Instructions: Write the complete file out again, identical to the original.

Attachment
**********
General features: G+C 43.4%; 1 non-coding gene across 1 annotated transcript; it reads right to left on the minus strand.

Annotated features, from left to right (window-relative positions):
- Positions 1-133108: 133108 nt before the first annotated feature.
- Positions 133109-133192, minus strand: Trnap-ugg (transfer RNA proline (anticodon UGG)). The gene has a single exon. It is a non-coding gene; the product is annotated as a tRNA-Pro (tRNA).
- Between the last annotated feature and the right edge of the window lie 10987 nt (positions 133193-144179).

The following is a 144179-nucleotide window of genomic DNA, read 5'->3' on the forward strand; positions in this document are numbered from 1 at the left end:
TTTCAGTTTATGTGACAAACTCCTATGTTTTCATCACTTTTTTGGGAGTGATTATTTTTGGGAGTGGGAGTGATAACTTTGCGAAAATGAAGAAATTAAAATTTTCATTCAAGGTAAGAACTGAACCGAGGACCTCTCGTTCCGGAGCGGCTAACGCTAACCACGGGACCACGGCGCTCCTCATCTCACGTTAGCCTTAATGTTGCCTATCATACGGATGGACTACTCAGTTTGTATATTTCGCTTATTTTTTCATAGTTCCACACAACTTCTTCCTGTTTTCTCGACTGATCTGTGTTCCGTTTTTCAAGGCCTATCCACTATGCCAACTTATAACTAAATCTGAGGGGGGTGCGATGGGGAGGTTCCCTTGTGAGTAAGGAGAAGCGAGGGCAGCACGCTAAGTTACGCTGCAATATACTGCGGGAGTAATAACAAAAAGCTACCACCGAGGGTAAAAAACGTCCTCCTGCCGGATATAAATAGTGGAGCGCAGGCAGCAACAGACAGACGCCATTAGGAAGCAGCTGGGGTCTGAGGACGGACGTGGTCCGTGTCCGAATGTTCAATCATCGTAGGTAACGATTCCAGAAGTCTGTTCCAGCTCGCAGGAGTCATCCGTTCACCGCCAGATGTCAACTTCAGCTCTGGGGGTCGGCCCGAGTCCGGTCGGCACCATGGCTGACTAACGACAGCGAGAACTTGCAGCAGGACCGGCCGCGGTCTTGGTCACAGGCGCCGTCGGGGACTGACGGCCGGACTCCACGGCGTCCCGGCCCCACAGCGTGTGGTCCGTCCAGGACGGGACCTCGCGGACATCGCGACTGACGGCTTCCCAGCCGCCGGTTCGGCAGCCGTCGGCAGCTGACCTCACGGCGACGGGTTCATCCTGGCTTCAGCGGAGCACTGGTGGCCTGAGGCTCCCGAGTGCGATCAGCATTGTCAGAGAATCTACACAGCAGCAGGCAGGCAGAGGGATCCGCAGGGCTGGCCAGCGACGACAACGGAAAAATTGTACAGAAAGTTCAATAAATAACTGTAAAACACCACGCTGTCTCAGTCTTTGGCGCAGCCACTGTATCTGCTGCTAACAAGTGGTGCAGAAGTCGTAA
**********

General features: G+C 43.4%; 1 non-coding gene across 1 annotated transcript; it reads right to left on the minus strand.

Annotated features, from left to right (window-relative positions):
- Positions 1-133108: 133108 nt before the first annotated feature.
- Positions 133109-133192, minus strand: Trnap-ugg (transfer RNA proline (anticodon UGG)). The gene has a single exon. It is a non-coding gene; the product is annotated as a tRNA-Pro (tRNA).
- Between the last annotated feature and the right edge of the window lie 10987 nt (positions 133193-144179).

The following is a 144179-nucleotide window of genomic DNA, read 5'->3' on the forward strand; positions in this document are numbered from 1 at the left end:
TTTCAGTTTATGTGACAAACTCCTATGTTTTCATCACTTTTTTGGGAGTGATTATTTTTGGGAGTGGGAGTGATAACTTTGCGAAAATGAAGAAATTAAAATTTTCATTCAAGGTAAGAACTGAACCGAGGACCTCTCGTTCCGGAGCGGCTAACGCTAACCACGGGACCACGGCGCTCCTCATCTCACGTTAGCCTTAATGTTGCCTATCATACGGATGGACTACTCAGTTTGTATATTTCGCTTATTTTTTCATAGTTCCACACAACTTCTTCCTGTTTTCTCGACTGATCTGTGTTCCGTTTTTCAAGGCCTATCCACTATGCCAACTTATAACTAAATCTGAGGGGGGTGCGATGGGGAGGTTCCCTTGTGAGTAAGGAGAAGCGAGGGCAGCACGCTAAGTTACGCTGCAATATACTGCGGGAGTAATAACAAAAAGCTACCACCGAGGGTAAAAAACGTCCTCCTGCCGGATATAAATAGTGGAGCGCAGGCAGCAACAGACAGACGCCATTAGGAAGCAGCTGGGGTCTGAGGACGGACGTGGTCCGTGTCCGAATGTTCAATCATCGTAGGTAACGATTCCAGAAGTCTGTTCCAGCTCGCAGGAGTCATCCGTTCACCGCCAGATGTCAACTTCAGCTCTGGGGGTCGGCCCGAGTCCGGTCGGCACCATGGCTGACTAACGACAGCGAGAACTTGCAGCAGGACCGGCCGCGGTCTTGGTCACAGGCGCCGTCGGGGACTGACGGCCGGACTCCACGGCGTCCCGGCCCCACAGCGTGTGGTCCGTCCAGGACGGGACCTCGCGGACATCGCGACTGACGGCTTCCCAGCCGCCGGTTCGGCAGCCGTCGGCAGCTGACCTCACGGCGACGGGTTCATCCTGGCTTCAGCGGAGCACTGGTGGCCTGAGGCTCCCGAGTGCGATCAGCATTGTCAGAGAATCTACACAGCAGCAGGCAGGCAGAGGGATCCGCAGGGCTGGCCAGCGACGACAACGGAAAAATTGTACAGAAAGTTCAATAAATAACTGTAAAACACCACGCTGTCTCAGTCTTTGGCGCAGCCACTGTATCTGCTGCTAACAAGTGGTGCAGAAGTCGTAA